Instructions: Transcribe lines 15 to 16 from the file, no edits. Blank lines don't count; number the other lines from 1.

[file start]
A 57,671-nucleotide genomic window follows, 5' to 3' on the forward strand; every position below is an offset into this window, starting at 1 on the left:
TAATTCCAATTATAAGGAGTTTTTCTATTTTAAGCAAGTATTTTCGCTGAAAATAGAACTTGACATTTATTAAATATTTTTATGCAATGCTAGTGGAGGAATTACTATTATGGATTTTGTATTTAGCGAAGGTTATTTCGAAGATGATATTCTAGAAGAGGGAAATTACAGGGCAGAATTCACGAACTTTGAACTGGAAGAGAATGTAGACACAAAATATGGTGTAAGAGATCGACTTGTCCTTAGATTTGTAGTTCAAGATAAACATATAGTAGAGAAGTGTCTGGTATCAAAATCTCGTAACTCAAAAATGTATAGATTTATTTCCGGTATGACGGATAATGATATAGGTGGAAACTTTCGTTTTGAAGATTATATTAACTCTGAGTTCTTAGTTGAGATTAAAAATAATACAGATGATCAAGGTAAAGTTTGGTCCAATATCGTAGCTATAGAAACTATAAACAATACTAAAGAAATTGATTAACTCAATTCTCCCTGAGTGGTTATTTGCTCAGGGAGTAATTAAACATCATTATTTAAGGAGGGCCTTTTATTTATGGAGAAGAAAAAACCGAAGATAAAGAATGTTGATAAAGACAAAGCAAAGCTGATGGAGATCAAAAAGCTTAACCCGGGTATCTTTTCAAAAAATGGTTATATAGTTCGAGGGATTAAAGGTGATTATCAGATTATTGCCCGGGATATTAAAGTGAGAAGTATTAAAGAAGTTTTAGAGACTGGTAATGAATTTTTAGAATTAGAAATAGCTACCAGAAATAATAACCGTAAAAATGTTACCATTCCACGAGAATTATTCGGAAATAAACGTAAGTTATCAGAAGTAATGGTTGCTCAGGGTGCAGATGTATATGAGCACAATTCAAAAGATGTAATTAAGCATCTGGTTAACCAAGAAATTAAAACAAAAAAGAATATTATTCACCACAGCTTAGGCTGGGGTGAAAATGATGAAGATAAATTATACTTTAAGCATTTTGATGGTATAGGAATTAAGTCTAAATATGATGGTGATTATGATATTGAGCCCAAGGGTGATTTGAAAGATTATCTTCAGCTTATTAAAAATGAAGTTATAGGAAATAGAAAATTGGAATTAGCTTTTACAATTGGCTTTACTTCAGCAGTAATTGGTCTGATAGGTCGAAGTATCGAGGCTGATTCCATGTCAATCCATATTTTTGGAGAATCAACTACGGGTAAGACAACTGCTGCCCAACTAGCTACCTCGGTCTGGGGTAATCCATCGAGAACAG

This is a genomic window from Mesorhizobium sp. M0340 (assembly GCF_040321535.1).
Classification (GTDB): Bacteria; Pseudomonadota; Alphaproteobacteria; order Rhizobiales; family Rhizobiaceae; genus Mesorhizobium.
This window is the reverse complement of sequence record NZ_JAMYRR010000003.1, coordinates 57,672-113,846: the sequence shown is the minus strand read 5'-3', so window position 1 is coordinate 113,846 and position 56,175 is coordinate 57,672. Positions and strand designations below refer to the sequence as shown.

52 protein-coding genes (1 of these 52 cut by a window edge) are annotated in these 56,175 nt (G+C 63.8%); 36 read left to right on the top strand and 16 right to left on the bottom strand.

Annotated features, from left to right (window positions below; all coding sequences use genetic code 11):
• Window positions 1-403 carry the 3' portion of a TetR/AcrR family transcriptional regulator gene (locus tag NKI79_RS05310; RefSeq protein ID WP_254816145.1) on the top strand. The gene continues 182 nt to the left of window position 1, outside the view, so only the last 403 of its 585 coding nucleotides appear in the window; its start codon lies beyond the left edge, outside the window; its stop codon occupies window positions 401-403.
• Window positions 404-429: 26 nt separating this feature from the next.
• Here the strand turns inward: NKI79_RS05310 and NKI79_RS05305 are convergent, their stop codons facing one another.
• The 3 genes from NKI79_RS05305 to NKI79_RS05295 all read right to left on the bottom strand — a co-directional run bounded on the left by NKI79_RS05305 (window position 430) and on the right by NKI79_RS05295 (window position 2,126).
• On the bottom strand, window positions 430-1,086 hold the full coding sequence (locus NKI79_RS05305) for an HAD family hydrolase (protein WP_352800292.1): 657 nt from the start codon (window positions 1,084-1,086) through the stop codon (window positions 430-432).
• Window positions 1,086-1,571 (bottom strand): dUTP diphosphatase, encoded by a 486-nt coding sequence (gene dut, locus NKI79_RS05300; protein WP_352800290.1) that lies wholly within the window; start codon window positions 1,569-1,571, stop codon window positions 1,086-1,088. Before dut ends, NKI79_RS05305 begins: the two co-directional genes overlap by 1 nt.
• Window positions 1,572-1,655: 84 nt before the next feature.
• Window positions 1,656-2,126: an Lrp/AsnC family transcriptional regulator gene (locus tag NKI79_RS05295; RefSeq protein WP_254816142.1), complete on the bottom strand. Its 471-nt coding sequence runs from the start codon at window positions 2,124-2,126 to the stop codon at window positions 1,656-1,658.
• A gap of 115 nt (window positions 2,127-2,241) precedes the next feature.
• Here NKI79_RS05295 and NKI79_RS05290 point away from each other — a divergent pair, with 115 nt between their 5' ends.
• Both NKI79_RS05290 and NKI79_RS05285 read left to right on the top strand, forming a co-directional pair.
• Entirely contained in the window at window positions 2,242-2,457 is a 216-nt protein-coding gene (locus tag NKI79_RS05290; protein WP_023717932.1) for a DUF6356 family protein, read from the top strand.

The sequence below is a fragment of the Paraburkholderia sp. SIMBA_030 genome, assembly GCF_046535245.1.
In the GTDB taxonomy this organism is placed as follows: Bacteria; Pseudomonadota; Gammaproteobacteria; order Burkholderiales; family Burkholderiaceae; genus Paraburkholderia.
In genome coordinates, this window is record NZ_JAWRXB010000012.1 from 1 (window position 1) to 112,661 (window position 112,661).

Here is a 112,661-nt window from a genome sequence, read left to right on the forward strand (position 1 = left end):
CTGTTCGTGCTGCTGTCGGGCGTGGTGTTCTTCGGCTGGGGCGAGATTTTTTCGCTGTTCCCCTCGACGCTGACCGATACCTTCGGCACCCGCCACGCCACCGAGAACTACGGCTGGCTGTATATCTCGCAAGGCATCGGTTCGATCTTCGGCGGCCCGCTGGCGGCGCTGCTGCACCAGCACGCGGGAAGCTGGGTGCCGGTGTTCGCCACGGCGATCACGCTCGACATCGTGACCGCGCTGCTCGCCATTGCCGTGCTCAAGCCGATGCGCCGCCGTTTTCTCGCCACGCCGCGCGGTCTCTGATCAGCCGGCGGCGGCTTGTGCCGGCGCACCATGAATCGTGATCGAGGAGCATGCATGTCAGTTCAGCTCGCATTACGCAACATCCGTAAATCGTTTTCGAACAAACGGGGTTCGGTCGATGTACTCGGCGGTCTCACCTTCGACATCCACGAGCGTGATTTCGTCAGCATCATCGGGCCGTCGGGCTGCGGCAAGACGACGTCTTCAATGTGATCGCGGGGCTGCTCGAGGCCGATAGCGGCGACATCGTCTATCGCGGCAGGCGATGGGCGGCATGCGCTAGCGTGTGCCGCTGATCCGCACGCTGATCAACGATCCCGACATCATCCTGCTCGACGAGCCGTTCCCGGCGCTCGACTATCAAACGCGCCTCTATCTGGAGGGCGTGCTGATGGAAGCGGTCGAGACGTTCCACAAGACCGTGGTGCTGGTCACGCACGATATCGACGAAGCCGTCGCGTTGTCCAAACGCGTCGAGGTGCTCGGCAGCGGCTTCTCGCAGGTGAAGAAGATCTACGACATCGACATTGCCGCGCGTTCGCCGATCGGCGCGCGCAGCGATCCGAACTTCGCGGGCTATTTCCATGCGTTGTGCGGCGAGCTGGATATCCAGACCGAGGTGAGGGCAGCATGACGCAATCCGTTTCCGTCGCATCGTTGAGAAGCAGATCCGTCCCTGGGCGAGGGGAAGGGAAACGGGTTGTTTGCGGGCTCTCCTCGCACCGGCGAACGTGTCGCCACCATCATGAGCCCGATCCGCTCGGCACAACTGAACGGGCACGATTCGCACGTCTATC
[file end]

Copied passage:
• Window positions 1,656-2,126: an Lrp/AsnC family transcriptional regulator gene (locus tag NKI79_RS05295; RefSeq protein WP_254816142.1), complete on the bottom strand. Its 471-nt coding sequence runs from the start codon at window positions 2,124-2,126 to the stop codon at window positions 1,656-1,658.
• A gap of 115 nt (window positions 2,127-2,241) precedes the next feature.